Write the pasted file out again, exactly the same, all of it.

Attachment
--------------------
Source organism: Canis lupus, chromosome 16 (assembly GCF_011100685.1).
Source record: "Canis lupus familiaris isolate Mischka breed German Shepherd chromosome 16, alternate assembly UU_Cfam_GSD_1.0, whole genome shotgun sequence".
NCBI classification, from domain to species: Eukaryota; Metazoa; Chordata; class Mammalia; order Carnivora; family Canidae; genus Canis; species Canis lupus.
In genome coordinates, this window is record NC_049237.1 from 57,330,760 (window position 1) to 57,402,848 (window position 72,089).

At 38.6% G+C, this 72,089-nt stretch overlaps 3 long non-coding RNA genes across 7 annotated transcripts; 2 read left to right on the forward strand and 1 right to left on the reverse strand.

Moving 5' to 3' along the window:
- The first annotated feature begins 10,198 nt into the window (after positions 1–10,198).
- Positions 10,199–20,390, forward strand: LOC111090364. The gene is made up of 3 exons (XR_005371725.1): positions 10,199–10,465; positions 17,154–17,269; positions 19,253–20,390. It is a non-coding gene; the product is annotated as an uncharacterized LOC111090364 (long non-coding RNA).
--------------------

Source organism: Canis lupus, chromosome 16 (assembly GCF_011100685.1).
Source record: "Canis lupus familiaris isolate Mischka breed German Shepherd chromosome 16, alternate assembly UU_Cfam_GSD_1.0, whole genome shotgun sequence".
NCBI classification, from domain to species: Eukaryota; Metazoa; Chordata; class Mammalia; order Carnivora; family Canidae; genus Canis; species Canis lupus.
In genome coordinates, this window is record NC_049237.1 from 57,330,760 (window position 1) to 57,402,848 (window position 72,089).

At 38.6% G+C, this 72,089-nt stretch overlaps 3 long non-coding RNA genes across 7 annotated transcripts; 2 read left to right on the forward strand and 1 right to left on the reverse strand.

Moving 5' to 3' along the window:
- The first annotated feature begins 10,198 nt into the window (after positions 1–10,198).
- Positions 10,199–20,390, forward strand: LOC111090364. The gene is made up of 3 exons (XR_005371725.1): positions 10,199–10,465; positions 17,154–17,269; positions 19,253–20,390. It is a non-coding gene; the product is annotated as an uncharacterized LOC111090364 (long non-coding RNA).